LARAMIE — The Sheridan Broncs beat the Rock Springs Tigers 45-27 to win the 4A State Championship last Saturday at War Memorial Stadium in Laramie. As the No. 1 seed, the Broncs inhabited the Wyoming Cowboys’ home football locker room. Here is what it looked, sounded and felt like.
Before the game
Caden Steel bounces around the locker room with a smile on his face. Sure, he puts on his pads and his jersey, but it’s a process, and he keeps interrupting it by talking to teammates who look way more nervous than he does.
He thinks Jim Strobbe is queuing up the hip-hop music blaring from the speaker in the middle of the dimly lit room, but he isn’t sure. He likes it, though. If it is Strobbe, it’s good luck, Steel says. A few of his teammates mouth the words, but no one sings out loud.
A few wear their own headphones. They sit alone with their phones in their hands and a locker or two between them and their nearest teammate. They need the space. Others fist bump and murmur encouraging words to each other.
“We’ve got this.”
In less than 90 minutes, the Sheridan Broncs will play the Rock Springs Tigers for the 2021 4A State Championship.
The Broncs filter out to the hallway to get taped up by the team’s trainers before heading to UW’s indoor practice facility for warm-up drills. Those last a little less than an hour, and the Broncs come back in. Twenty minutes until kickoff. The group huddles in the middle of the locker room.
“What better way to start the state championship game,” someone starts with a slightly raised voice, “THAN WITH THE BALL!”
For the first time since arriving at War Memorial Stadium two hours earlier, the Broncs go berserk. They won the coin toss. Now, the coaches run through some last-minute game planning on the whiteboard before head coach Jeff Mowry calls Carter McComb up to the front.
McComb grabs the marker and writes “GET SOME” vertically on the wall, parodying a funny scene from “Division III: Football’s Finest.” They do this before every game. McComb imitates the film, faking an accent and saying “Go ... every … time … so others may … everytime,” as he scribbles on the board. Mowry chokes back a laugh. For the rest of the Broncs, it’s just the comedy they needed.
Brock Steel, an injured Bronc not playing in the game, stands in front of the team. His teammates’ giggles fade to concentrated stares. Steel heard boos from Rock Springs fans as he walked to the indoor practice facility earlier.
“Take it personal,” he says as part of a multi-minute speech. “I do.”
The coaches don’t need to speak. Mowry dismisses everyone onto the field.
Bridger Baker immediately starts yelling.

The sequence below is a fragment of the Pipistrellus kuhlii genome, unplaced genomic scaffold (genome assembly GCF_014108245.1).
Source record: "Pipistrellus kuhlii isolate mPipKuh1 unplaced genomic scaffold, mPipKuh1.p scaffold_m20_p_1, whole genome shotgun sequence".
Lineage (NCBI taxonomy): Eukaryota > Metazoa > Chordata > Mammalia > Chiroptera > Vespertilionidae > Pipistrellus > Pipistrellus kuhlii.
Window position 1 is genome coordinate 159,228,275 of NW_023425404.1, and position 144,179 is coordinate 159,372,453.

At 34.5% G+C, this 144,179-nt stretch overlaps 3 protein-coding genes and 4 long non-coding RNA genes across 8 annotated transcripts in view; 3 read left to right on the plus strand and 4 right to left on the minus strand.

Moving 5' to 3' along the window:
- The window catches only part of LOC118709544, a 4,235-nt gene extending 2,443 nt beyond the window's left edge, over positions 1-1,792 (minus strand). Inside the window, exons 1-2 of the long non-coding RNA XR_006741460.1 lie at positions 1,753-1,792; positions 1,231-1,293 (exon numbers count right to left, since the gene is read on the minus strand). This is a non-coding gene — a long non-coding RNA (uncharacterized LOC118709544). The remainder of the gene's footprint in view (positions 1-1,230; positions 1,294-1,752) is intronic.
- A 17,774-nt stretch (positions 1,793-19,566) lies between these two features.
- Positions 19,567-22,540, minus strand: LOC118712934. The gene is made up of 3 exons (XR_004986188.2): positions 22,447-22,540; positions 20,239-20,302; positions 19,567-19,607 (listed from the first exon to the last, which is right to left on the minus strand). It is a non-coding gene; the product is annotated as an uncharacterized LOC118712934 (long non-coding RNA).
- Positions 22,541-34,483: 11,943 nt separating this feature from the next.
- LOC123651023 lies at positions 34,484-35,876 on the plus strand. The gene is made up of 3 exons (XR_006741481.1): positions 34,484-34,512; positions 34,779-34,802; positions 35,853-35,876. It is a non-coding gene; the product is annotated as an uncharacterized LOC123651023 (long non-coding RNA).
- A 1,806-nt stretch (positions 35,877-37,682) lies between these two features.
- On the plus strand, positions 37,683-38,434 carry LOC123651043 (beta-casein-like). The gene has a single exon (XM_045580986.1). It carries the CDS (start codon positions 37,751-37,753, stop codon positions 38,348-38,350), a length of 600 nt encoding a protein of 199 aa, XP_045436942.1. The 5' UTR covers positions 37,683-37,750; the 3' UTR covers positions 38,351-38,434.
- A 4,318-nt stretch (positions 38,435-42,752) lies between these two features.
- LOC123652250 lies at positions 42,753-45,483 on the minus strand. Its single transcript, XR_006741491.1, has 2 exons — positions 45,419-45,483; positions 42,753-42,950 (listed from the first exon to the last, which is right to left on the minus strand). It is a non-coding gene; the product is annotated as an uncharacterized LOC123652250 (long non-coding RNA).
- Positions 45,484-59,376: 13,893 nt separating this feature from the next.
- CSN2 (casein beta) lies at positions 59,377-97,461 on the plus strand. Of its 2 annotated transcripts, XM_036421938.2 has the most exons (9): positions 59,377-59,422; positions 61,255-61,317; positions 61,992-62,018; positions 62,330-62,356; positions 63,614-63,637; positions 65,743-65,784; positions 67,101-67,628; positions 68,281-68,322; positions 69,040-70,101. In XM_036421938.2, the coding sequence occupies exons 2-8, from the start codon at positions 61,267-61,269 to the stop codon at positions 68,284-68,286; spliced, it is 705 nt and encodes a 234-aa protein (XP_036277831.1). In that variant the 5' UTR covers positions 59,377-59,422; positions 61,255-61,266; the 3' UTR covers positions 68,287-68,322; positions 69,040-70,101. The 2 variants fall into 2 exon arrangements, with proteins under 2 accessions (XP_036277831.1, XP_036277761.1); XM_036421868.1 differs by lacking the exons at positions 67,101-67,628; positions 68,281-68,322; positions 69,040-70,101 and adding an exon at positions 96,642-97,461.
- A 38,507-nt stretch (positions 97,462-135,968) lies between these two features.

“Twenty-four minutes to give it all you’ve got! This game is not over!”
Sheridan leads Rock Springs 24-7 after two quarters. It’s a comfortable margin, but not a clinching one against an explosive team like the Tigers. Baker was one of the first Broncs in the locker room, so as the back of the line catches up and enters, he repeats himself.
“We have 24 more minutes! This game is not over!”
The Broncs catch their breath, some at lockers and others in folding metal chairs. Chris Larson sips a blue Gatorade. He watches Baker. The team mushes together in the middle of the room again and takes a knee.
Mowry draws offensive plays on the board and tells his squad, “We don’t need to change much, men.” Defensive coordinator Marshall McEwen follows Mowry with defensive adjustments, and then, they return to the field for 24 more minutes.
After the game
The Sheridan Broncs just won a state title, and now Colson Coon flags down a couple of his teammates. Michael Greer, Dane Steel. Coon wants to make a TikTok.
“And with that, the 2021 season has come to an end,” the video starts before flipping through short videos of Coon and his boys celebrating, posing and dancing.
The music blares from the same speaker as earlier but with a different vibe. “Someone get the music going in here!” a Bronc screamed as the team walked back into the locker room. The songs aren’t pump-up tunes anymore. They range across multiple genres. After each win, the team blasts the same playlist. “Party In The U.S.A.” by Miley Cyrus comes on. Half the locker room sings loudly and proudly. Dom Kaszas, who leans on crutches after an injury during the game, even gets in on the action.
Carter McComb wads up his wrist tape from the game and instructs his teammates to pay attention. He locates a garbage can, backs up a few steps and between-the-legs dunks it like a basketball.
Greer recaps the game, the last of his high school career, with some of his teammates. “I’m washed up now,” he announces.
Amid the chaos, Brock Steel perches at a locker in the middle of the room. He holds the state championship ball, rotating it around in his hands, just staring at it. No one cries, but multiple players come close. Larson’s eyes almost went blurry. Greer had to bow his head for a moment.
“Not yet, but I will (cry later),” Carl Askins says.
Askins, the starting quarterback, takes a trash bin around the edge of the room and sweeps up. Mowry notices and thanks him.
Askins remains in the locker room until there are only a few Broncs left. They talk with Mowry about the game, about the season.
“What are you going to do to top that when you wake up tomorrow? Mowry asks jokingly.
“I’ll still be a state champion in the morning,” Baker responds.
Mowry tells the last few he is proud of them and leaves. “Go get on the bus, men,” he says before reminding them of the catered postgame Qdoba. “Get a burrito!”
Baker is the last one. He walks out of the locker room and toward the team bus but stops after a few steps. He turns around and wanders back. He finds the switch and turns off the lights.
“I guess that’s it.”